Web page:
11 2005] REOPENING THE EMMETT TILL CASE 2111 dramatically as whites retaliated against blacks’ attainment of economic, social, and political power. 49 As my co-panelist Sherrilyn Ifill has written, the practice of Reconstruction and post- Reconstruction lynching functioned as an attack on black citizenship, reinforced by the U.S. Supreme Court’s narrow interpretation of Congressional authority to enact legislation to protect the constitutional rights of newly freed blacks. 50 African-American journalist Ida B. Wells-Barnett, a key force behind the anti-lynching movement of the 1890s, noted that lynching linked the economic and political subordination of blacks with the reinforcement of the sexual taboo against relations between black men and white women. 5 ‘ Lynching and the threat of lynching emerged as tools of terror to maintain racial and sexual hierarchies. By the turn of the century, lynching was so prevalent that Mark Twain coined the phrase “The United States of Lyncherdom” to describe its commonality. 52 Many lynchings were never recorded or reported. Between 1882 (when reliable records were first collected) and 1968, however, an estimated 4743 persons were victims of.lynching; 3446 of these were black men and women. 5 ‘ With 539 black and 42 white victims, Mississippi had the largest recorded number, followed by Georgia (492 blacks, 39 whites), Texas (352 blacks, 141 whites), Louisiana ( Sherrilyn A. Ifill, Creating a Truth and Reconciliation Commission for Lynching, 21 Law & Ineq. 263, (2003). 50. Id. at Ida B. Wells-Barnett, Lynch Law in America, The Arena, Jan. 1900, at 15-24, available at Wells- Barnett emphasized that lynching was intentional, not accidental or impulsive: Our country’s national crime is lynching. It is not the creature of an hour, the sudden outburst of uncontrolled fury, or the unspeakable brutality of an insane mob. It represents the cool, calculating deliberation of intelligent people who openly avow that there is an “unwritten law” that justifies them in putting human beings to death without complaint under oath, without trial by jury, without opportunity to make defense, and without right of appeal. Id. 52. In The United States of Lyncherdom, Twain wrote: [P]icture the scene in their minds, and soberly ponder it; then multiply it by 115, add 88; place the 203 in a row, allowing 600 feet of space for each human torch, so that there may be viewing room around it for 5,000 Christian American men, women, and children, youths and maidens; make it night, for grim effect; have the show in a gradually rising plain, and let the course of the stakes be uphill; the eye can then take in the whole line of twenty-four miles of blood and flesh bonfires unbroken… Mark Twain, The United States of Lyncherdom (1901), reprinted in The Portable Mark Twain 584, 592 (Bernard DeVoto ed., 1946). The essay was published posthumously. See L. Terry Oggel, Speaking Out About Race: “The United States of Lyncherdom” Clemens Really Wrote, 25 Prospects: An Annual of American Cultural Studies 115 (2000); see also American Lynching, Literary References & Bibliography, at (last visited Feb. 14, 2005) (website of source materials about lynching). 53. Zangrando, supra note 47, at 685.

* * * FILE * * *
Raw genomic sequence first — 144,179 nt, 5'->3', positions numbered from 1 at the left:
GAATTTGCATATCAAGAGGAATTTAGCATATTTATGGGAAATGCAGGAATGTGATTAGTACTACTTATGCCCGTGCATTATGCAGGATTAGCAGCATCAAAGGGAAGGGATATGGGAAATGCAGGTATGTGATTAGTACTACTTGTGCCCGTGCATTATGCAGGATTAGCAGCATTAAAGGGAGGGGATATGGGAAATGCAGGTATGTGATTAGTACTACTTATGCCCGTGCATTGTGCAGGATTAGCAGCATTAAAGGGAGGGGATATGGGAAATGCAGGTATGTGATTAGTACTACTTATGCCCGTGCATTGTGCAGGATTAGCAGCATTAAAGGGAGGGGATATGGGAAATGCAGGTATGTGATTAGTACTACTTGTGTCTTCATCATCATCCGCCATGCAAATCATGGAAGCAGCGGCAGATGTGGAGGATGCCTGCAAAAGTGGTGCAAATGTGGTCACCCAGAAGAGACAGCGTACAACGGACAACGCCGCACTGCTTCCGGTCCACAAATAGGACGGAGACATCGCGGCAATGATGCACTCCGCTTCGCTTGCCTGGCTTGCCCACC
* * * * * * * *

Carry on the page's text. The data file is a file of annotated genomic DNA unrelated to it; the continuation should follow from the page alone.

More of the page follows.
12 2112 FORDHAM LAW REVIEW [Vol. 73 blacks, 56 whites), and Alabama (299 blacks, 48 whites). 54 Lynchings were often public events, supported by prominent community members and advertised in newspapers. Sometimes people brought their children to observe. With the advent of cameras, many lynching “parties” resulted in macabre photographs and postcards of people who posed with corpses and body parts as “souvenirs.” 55 In many instances, lynching occurred with the acquiescence and even endorsement of government actors such as elected officials, sheriffs, prosecutors, and judges. 56 The history of lynching is relevant to an understanding of the Till case in several respects. First, the supremacist fanaticism underlying lynching explains in part why Till’s few moments of interaction with a white woman in a grocery store would provoke such outrage and vicious retaliation. In the eyes of Bryant and Milam, Till’s behavior was not just rude or crude; as Milam complained, it was “poison,” a threat to their “rights.” 57 To his killers, Till, a “Chicago boy,” 58 had not learned the requisite lessons of fearfulness and submission; he represented to them exactly the kind of menace historically targeted by lynch mobs. Although the recorded nunmiber of lynchings in Mississippi and other Southern states had declined by the midtwentieth century, 59 a pervasive threat of lynching continued to operate as a form of interracial social control. As noted by Richard Wright and other artists of the early twentieth century, lynching was still deeply intertwined with the fabric of Southern life. 60 Milam and Bryant proved that lynchings still could occur as revenge for nearly any act that threatened white authority. 6 ” In the history of lynching, the brutality wrought upon Till was shocking and tragic, but hardly unique. 54. Id. 55. Id.; see also James Allen et al., Without Sanctuary: Lynching Photography in America (2000) (collection gathered by Allen in the 1980s and the 1990s from antique shops, flea markets, and private dealers). Many of the images explicitly depict the victims’ bodies and the murderers’ (and spectators’) contentment. The collection, later the basis of a touring exhibit and related events, was a controversial pivot point in the recent resurgence of scholarly and public interest in the history of lynching. 56. Ifill, supra note 49, at Huie, supra note 4, at Id. 59. Zangrando, supra note 47, at See, e.g., David Margolick, Strange Fruit: Billie Holiday, Caf6 Society, and an Early Cry for Civil Rights (2000) (detailing the history of Strange Fruit, the famous anti-lynching ballad written by Abel Meeropol (a.k.a. “Lewis Allan”) and made famous by Billie Holiday). 61. As a black resident of rural Georgia recounted, describing his memory of community life in the mid-20th century: “You know there was fear,… [n]ineteenforties, -fifties, and -sixties, it was nothing for them to take a man out and beat him half to death. Or beat him to death. Or hang him. And nothing was ever said.” Melissa Fay Greene, Praying for Sheetrock 21 (1991).